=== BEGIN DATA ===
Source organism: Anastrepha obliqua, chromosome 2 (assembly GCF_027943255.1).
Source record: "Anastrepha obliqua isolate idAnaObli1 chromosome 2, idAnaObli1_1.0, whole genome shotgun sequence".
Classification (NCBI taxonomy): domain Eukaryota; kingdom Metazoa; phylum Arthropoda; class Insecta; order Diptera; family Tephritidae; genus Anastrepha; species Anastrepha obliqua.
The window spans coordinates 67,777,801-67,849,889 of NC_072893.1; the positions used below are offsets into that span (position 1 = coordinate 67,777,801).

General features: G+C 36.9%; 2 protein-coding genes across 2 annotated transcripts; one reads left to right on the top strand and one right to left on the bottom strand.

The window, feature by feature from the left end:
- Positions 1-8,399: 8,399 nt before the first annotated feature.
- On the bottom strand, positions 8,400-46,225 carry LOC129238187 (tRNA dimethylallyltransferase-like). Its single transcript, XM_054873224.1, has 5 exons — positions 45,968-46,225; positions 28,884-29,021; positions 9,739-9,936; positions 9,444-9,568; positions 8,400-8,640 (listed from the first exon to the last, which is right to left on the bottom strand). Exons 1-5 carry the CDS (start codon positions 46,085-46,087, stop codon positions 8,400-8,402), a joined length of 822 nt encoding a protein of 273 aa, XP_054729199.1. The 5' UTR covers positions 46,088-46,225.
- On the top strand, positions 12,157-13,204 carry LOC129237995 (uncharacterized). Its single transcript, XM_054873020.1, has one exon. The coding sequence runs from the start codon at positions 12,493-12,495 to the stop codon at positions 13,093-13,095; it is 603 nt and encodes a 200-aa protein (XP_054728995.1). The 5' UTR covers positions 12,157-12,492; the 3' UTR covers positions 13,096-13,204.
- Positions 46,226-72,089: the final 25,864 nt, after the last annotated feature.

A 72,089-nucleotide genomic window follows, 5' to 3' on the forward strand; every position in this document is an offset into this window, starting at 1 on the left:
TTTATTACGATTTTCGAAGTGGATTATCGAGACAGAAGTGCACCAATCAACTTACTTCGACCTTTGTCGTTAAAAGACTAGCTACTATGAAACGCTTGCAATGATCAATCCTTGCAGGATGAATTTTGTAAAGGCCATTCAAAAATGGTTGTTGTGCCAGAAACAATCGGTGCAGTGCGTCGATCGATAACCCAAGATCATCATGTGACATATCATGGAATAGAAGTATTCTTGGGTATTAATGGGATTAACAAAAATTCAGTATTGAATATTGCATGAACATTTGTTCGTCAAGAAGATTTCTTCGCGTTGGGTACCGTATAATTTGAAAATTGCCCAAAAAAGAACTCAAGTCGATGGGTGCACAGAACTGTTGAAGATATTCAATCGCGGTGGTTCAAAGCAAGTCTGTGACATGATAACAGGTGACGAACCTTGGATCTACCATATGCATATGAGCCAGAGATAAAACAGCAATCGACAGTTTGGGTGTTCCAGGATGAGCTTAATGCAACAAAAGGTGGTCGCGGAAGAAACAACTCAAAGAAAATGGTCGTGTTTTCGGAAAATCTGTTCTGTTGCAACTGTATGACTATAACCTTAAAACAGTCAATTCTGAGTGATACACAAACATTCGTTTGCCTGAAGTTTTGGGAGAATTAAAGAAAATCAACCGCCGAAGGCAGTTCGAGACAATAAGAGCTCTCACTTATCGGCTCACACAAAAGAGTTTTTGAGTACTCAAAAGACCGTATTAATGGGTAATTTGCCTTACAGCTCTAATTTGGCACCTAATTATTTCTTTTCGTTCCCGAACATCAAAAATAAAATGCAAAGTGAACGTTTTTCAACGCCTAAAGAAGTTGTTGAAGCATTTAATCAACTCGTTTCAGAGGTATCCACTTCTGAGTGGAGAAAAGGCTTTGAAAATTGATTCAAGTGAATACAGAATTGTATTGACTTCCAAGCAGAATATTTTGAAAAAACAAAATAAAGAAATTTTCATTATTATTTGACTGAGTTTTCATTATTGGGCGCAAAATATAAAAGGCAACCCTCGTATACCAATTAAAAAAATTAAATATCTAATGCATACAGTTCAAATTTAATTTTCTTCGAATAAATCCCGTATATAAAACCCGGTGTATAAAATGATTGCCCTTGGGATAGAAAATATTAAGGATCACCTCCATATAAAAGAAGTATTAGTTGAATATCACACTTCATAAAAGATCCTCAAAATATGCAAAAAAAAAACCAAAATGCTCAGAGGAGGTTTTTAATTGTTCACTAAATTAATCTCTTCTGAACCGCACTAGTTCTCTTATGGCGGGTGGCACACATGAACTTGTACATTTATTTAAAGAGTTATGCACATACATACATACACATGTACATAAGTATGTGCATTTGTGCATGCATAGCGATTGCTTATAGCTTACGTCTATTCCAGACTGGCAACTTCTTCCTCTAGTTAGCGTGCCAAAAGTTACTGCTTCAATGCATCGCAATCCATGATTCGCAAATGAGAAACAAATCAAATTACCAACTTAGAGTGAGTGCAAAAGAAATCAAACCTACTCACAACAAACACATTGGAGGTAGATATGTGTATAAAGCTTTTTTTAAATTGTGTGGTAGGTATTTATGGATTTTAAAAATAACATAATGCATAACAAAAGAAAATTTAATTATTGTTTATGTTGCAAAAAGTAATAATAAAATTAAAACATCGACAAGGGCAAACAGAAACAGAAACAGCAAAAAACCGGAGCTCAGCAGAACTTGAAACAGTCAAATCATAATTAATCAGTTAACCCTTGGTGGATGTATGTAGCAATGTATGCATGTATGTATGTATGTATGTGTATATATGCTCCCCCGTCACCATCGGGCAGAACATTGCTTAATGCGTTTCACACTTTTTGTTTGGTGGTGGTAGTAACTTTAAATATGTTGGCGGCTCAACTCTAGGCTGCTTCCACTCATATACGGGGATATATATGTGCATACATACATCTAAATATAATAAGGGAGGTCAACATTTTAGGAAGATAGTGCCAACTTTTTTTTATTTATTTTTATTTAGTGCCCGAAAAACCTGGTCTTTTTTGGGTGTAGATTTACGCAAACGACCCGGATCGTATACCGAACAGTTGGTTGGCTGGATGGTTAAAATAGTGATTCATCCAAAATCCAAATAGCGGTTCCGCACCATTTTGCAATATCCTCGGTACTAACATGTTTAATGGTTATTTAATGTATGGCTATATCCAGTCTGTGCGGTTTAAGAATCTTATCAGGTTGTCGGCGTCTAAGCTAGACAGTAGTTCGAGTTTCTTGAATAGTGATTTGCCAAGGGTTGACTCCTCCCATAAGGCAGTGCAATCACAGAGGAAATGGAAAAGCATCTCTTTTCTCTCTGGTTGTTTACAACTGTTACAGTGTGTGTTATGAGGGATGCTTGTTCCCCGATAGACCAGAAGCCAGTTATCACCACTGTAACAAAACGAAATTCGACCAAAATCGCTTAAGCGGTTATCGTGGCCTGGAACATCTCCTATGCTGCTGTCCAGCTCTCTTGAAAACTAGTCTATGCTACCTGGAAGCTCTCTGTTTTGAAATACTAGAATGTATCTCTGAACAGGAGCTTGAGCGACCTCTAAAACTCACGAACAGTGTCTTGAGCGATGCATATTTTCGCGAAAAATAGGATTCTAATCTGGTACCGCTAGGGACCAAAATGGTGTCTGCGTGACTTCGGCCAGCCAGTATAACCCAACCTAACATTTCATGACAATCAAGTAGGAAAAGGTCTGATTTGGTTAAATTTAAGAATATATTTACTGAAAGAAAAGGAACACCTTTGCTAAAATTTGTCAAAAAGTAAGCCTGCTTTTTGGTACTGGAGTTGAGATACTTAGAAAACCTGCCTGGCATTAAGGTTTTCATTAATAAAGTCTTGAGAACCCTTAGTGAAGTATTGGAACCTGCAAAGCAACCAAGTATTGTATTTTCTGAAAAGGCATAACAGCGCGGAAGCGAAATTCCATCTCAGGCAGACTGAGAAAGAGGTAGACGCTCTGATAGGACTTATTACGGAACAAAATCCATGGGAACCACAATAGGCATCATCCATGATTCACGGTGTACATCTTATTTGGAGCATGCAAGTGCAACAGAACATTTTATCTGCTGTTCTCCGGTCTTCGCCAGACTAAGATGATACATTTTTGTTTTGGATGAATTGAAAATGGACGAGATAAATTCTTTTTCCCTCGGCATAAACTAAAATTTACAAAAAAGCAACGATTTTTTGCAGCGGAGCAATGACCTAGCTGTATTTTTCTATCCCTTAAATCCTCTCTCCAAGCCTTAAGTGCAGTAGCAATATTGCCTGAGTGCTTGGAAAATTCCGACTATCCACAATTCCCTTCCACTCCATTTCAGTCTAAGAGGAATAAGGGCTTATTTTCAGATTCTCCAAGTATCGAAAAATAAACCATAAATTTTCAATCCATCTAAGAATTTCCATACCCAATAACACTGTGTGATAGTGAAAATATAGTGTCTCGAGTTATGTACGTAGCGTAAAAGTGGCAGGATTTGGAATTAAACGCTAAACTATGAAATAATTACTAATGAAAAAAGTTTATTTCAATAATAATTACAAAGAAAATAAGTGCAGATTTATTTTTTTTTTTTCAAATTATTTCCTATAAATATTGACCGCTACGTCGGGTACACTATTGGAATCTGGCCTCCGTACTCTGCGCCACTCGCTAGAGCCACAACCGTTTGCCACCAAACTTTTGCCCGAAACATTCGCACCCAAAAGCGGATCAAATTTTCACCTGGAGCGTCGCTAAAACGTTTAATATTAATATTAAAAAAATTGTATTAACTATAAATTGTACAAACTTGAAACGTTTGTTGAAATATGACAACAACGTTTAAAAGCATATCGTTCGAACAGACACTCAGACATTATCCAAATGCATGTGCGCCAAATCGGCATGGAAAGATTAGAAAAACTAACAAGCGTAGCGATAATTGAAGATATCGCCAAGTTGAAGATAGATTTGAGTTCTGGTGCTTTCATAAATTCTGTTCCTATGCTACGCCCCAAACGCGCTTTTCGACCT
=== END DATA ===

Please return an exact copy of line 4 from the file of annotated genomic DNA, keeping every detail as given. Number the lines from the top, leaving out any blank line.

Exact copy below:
The window spans coordinates 67,777,801-67,849,889 of NC_072893.1; the positions used below are offsets into that span (position 1 = coordinate 67,777,801).